Matthew Smith is an innovator, book enthusiast and madman. He also founded Urbane Publications, who happen to be putting out my novel, Waves, in September of this year.The range of what Matthew puts out each year is pretty astounding. Not only did he put out perhaps the best novel of 2015 - Dean Lilleyman's Billy and the Devil - the Urbane catalogue contains non-fiction, poetry and fiction in a host of genres (as well as many novels that don't fit neatly into any one genre - something Urbane prides itself on).With each year seeing more and more new releases, Urbane Publications has had a pretty dramatic arrival onto the publishing landscape, and Matthew Smith doesn't seem to be aiming for anything less than total world domination. In fact, even as I write this, I've just seen that Urbane made the longlist for Most Innovative Publisher in the Saboteur Awards 2016.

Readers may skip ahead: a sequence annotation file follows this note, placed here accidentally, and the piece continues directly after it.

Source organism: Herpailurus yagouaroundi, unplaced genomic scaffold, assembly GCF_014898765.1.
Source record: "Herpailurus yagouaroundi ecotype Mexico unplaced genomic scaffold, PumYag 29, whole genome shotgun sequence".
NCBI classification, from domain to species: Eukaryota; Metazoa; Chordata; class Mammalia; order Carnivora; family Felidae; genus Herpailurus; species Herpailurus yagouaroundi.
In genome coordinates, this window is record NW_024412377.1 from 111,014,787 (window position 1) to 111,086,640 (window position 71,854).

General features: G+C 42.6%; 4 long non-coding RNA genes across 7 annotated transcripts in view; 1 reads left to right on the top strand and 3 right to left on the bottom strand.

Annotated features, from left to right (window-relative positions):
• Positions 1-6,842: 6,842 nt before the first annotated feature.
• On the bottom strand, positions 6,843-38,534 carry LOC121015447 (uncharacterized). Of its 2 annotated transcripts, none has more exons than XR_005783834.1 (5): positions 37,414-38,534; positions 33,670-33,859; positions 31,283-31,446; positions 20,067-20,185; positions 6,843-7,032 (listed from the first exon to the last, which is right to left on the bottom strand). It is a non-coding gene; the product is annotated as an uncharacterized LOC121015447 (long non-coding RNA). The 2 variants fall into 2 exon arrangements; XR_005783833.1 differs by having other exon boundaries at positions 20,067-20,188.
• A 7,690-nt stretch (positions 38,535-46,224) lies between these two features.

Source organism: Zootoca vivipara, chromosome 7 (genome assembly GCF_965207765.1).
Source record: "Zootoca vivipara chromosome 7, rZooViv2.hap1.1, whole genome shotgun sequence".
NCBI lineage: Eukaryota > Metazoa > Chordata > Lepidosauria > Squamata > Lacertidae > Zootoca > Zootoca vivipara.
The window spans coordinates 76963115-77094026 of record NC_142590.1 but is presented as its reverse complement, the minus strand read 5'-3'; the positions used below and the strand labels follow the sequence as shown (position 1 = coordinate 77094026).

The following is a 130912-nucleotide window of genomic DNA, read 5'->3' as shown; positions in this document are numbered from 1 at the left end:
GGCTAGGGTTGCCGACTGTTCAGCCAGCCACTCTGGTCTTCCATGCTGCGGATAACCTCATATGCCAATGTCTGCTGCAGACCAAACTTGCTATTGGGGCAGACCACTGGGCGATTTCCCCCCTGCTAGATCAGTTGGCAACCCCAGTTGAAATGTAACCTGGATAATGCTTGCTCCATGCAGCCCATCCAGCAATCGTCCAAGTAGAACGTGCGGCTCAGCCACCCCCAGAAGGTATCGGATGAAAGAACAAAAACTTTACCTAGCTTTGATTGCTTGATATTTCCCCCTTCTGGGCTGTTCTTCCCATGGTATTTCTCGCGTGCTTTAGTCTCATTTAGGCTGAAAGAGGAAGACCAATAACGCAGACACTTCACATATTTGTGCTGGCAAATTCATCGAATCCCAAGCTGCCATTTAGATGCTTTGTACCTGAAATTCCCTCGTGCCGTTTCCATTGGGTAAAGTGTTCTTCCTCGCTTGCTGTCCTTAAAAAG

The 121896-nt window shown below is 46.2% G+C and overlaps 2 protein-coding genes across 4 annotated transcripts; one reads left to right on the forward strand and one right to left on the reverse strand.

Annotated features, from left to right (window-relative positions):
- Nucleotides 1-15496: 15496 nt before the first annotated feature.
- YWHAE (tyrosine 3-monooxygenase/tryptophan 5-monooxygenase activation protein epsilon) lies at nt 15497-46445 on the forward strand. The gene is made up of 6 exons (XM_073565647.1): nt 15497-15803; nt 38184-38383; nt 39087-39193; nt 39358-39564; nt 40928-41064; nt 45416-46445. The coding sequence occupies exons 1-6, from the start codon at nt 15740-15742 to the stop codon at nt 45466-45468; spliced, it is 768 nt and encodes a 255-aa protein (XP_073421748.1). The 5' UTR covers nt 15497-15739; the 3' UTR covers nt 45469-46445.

Did you ever have intentions of being a writer yourself?A quick confession, I’ve actually written about 10 or so non-fiction books, all under pseudonyms. One of them was even on sale at the Tate Modern for a while. And I’m not going to reveal any more than that! I’ve been toying with a story about my grandfather for a long time but Urbane tends to dominate every waking (and sleeping) moment so taking time to write feels very selfish – and gives me a good excuse not to get stuck in. I’ll get there one day, but it may actually be written just for my eyes. While I’ve come to enjoy helping others shape words, it becomes difficult to view your own so clearly. I’m sure there are many editors and publishers who go through the same. I will try and write more blogs – firstly because I enjoy it immensely, but it also helps give profile to Urbane and the authors.I imagine you have to read a great number of submissions, and then read and re-read books you do choose to take on. Do you still have time to read purely for pleasure?Always. I always find time, because I simply refuse to lose my love for books and the joy reading gives me. I don’t ever want books and reading to become ‘a job’. I’ve been involved with publishing for 25 years and there is always a book on the go that has nothing to do with what I’m working on. I have some wonderful page-turning pleasures that I go back to if I need to get back in the swing of reading again (hello Spanky by Christopher Fowler) and when I’m reading for pleasure I always try VERY hard not to do it with my publisher head on. If I find myself critiquing a book that I’m reading for me, I get bloody cross. The most wonderful moments are when you can combine reading book submissions with reading for pleasure, and when I receive manuscripts I always try to read them as a reader first, rather than with a purely commercial attitude. If that makes sense! I’m currently reading Muriel Gray’s Furnace, and have Perfidia by James Ellroy lined up next. I tend to alternate between sci fi/horror, classics, literary and crime, with the odd non-fiction title thrown in. I’m probably more widely read than well read!Urbane seems to be expanding year on year. How far ahead do you have to plan to keep Urbane progressing?I’m currently organising the frontlist for the second half of 2017, and even have a few titles for spring 2018. I know that might seem rather ridiculous, but I’m presenting the autumn 2016 frontlist titles to bookshops now, and working with my US distributor on spring 2017 books, so you get an idea of how far in advance you need to plan. Actually, it’s one of the challenges of today’s industry. Self-publishing authors can be incredibly dynamic and agile – finish a script tonight and have I published on kindle tomorrow. But the traditional channels (both retail and those that review) work in a very different, often not even considering books if they’re not presented at least 3 months in advance of publication. I’m trying to strike a balance between the two, ticking all the necessary traditional boxes, but learning from and utilising the entrepreneurial skills and strategies of the fast-moving self-publishing industry, particularly when it comes to publicising books and building discoverability.There are an endless number of articles, events etc discussing the future of publishing. As a publisher, do you feel a responsibility to be engaged with the industry at large? How concerned are you with keeping in touch with the goings-on of traditional, mainstream publishing?This is something I do have sleepless nights about. Not because I want to personally want to be at the heart of things, but because I want to ensure I’m doing everything I should and could be doing to help Urbane’s authors become a success. Urbane is a member of IPG and I’m trying to do more to raise visibility of the publishing house and what we’re trying to achieve. But I’m also very wary of losing our edge and just becoming like every other publishing house. I’ve worked for many of the big publishers and know what traits and practices I’d like to keep up and those I’m happy I’ve left behind :) It’s a fine balance of being enough like everyone else to ensure Urbane continues to grow and become ever-more established in a very competitive field, but that we maintain our independence of thought and spirit. I will always focus more on Urbane’s future than that of the future of publishing.Finally, what was the last thing (book, song, artist, place etc) that you totally fell in love with?That is a wonderful question Jared and may be the last thing I feel in love with :) I think it’s probably my signed copy of William Golding’s The Spire – it’s my favourite book and this copy means a huge amount to me. Although my new turntable comes a close second – the kids don’t agree though now they’ve seen the musical horrors that lie in wait in my collection of vinyl…..